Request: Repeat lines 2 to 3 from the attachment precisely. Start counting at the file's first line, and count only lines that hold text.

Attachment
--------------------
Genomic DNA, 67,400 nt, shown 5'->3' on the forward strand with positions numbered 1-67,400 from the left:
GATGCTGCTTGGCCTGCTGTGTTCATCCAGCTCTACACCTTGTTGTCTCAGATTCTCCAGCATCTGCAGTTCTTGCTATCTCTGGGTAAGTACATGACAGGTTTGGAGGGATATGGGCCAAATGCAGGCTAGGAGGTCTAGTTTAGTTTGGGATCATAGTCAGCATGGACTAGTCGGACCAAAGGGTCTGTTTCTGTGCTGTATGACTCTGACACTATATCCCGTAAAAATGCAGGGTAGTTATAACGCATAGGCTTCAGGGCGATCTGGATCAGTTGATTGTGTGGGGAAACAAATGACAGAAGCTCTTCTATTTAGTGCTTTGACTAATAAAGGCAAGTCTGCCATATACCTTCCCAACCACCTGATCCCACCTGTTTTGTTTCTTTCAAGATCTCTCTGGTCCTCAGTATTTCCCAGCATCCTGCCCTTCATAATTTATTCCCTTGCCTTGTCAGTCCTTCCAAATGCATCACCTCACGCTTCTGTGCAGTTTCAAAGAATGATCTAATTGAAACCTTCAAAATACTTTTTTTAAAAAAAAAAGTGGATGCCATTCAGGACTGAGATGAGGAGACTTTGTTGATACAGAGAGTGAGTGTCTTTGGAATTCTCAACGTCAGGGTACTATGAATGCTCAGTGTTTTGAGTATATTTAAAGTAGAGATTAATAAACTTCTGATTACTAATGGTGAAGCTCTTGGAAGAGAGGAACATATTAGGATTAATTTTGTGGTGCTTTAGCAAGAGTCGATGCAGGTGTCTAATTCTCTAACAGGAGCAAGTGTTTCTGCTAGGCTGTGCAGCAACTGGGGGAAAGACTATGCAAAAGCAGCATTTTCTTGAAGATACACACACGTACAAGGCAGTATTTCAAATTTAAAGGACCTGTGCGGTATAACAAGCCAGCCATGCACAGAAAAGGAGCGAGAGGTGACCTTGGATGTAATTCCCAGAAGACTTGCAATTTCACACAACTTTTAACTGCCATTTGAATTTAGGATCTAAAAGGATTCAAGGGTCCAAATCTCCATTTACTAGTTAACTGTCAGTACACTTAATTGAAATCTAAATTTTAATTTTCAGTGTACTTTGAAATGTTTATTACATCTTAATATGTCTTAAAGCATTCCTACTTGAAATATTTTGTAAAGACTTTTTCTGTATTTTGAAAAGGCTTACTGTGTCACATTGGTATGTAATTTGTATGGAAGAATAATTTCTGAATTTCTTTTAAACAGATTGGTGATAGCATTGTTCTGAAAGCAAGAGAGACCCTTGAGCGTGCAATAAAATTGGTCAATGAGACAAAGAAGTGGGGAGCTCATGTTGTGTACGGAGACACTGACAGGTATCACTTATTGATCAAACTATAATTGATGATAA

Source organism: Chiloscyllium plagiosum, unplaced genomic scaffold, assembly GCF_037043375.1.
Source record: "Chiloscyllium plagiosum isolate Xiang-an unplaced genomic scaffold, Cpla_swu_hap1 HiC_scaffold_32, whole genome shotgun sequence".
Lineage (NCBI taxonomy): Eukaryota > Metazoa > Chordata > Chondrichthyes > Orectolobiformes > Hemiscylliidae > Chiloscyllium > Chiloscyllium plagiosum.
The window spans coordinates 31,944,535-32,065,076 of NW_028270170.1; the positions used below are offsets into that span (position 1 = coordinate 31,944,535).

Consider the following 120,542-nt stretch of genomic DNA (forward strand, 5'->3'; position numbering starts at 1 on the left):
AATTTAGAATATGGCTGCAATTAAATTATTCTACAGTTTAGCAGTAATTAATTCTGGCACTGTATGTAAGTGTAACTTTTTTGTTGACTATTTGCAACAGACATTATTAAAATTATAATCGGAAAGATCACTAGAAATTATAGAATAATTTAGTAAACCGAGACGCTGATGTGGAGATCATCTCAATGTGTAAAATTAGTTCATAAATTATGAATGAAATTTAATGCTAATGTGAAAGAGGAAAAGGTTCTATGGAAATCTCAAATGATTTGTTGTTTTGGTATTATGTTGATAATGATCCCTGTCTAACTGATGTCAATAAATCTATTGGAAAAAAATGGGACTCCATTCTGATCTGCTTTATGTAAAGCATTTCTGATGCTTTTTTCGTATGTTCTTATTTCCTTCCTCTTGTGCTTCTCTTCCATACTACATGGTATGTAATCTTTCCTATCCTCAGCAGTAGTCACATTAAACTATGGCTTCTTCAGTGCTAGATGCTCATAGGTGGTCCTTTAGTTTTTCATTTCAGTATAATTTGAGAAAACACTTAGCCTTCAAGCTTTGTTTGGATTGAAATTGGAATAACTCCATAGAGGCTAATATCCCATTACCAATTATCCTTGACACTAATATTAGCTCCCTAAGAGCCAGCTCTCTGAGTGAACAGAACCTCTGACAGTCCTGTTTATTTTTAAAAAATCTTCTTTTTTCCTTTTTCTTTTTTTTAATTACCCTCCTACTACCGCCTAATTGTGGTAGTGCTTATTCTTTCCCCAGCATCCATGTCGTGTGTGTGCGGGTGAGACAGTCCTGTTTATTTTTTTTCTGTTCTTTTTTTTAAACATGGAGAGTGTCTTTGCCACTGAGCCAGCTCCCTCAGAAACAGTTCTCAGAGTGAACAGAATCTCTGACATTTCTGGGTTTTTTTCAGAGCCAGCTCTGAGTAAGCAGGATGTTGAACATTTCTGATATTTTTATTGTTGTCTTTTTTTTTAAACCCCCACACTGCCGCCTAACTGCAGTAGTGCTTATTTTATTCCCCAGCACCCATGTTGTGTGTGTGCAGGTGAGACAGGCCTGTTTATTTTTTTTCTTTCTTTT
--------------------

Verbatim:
GATGCTGCTTGGCCTGCTGTGTTCATCCAGCTCTACACCTTGTTGTCTCAGATTCTCCAGCATCTGCAGTTCTTGCTATCTCTGGGTAAGTACATGACAGGTTTGGAGGGATATGGGCCAAATGCAGGCTAGGAGGTCTAGTTTAGTTTGGGATCATAGTCAGCATGGACTAGTCGGACCAAAGGGTCTGTTTCTGTGCTGTATGACTCTGACACTATATCCCGTAAAAATGCAGGGTAGTTATAACGCATAGGCTTCAGGGCGATCTGGATCAGTTGATTGTGTGGGGAAACAAATGACAGAAGCTCTTCTATTTAGTGCTTTGACTAATAAAGGCAAGTCTGCCATATACCTTCCCAACCACCTGATCCCACCTGTTTTGTTTCTTTCAAGATCTCTCTGGTCCTCAGTATTTCCCAGCATCCTGCCCTTCATAATTTATTCCCTTGCCTTGTCAGTCCTTCCAAATGCATCACCTCACGCTTCTGTGCAGTTTCAAAGAATGATCTAATTGAAACCTTCAAAATACTTTTTTTAAAAAAAAAAGTGGATGCCATTCAGGACTGAGATGAGGAGACTTTGTTGATACAGAGAGTGAGTGTCTTTGGAATTCTCAACGTCAGGGTACTATGAATGCTCAGTGTTTTGAGTATATTTAAAGTAGAGATTAATAAACTTCTGATTACTAATGGTGAAGCTCTTGGAAGAGAGGAACATATTAGGATTAATTTTGTGGTGCTTTAGCAAGAGTCGATGCAGGTGTCTAATTCTCTAACAGGAGCAAGTGTTTCTGCTAGGCTGTGCAGCAACTGGGGGAAAGACTATGCAAAAGCAGCATTTTCTTGAAGATACACACACGTACAAGGCAGTATTTCAAATTTAAAGGACCTGTGCGGTATAACAAGCCAGCCATGCACAGAAAAGGAGCGAGAGGTGACCTTGGATGTAATTCCCAGAAGACTTGCAATTTCACACAACTTTTAACTGCCATTTGAATTTAGGATCTAAAAGGATTCAAGGGTCCAAATCTCCATTTACTAGTTAACTGTCAGTACACTTAATTGAAATCTAAATTTTAATTTTCAGTGTACTTTGAAATGTTTATTACATCTTAATATGTCTTAAAGCATTCCTACTTGAAATATTTTGTAAAGACTTTTTCTGTATTTTGAAAAGGCTTACTGTGTCACATTGGTATGTAATTTGTATGGAAGAATAATTTCTGAATTTCTTTTAAACAGATTGGTGATAGCATTGTTCTGAAAGCAAGAGAGACCCTTGAGCGTGCAATAAAATTGGTCAATGAGACAAAGAAGTGGGGAGCTCATGTTGTGTACGGAGACACTGACAGGTATCACTTATTGATCAAACTATAATTGATGATAA

Source organism: Chiloscyllium plagiosum, unplaced genomic scaffold, assembly GCF_037043375.1.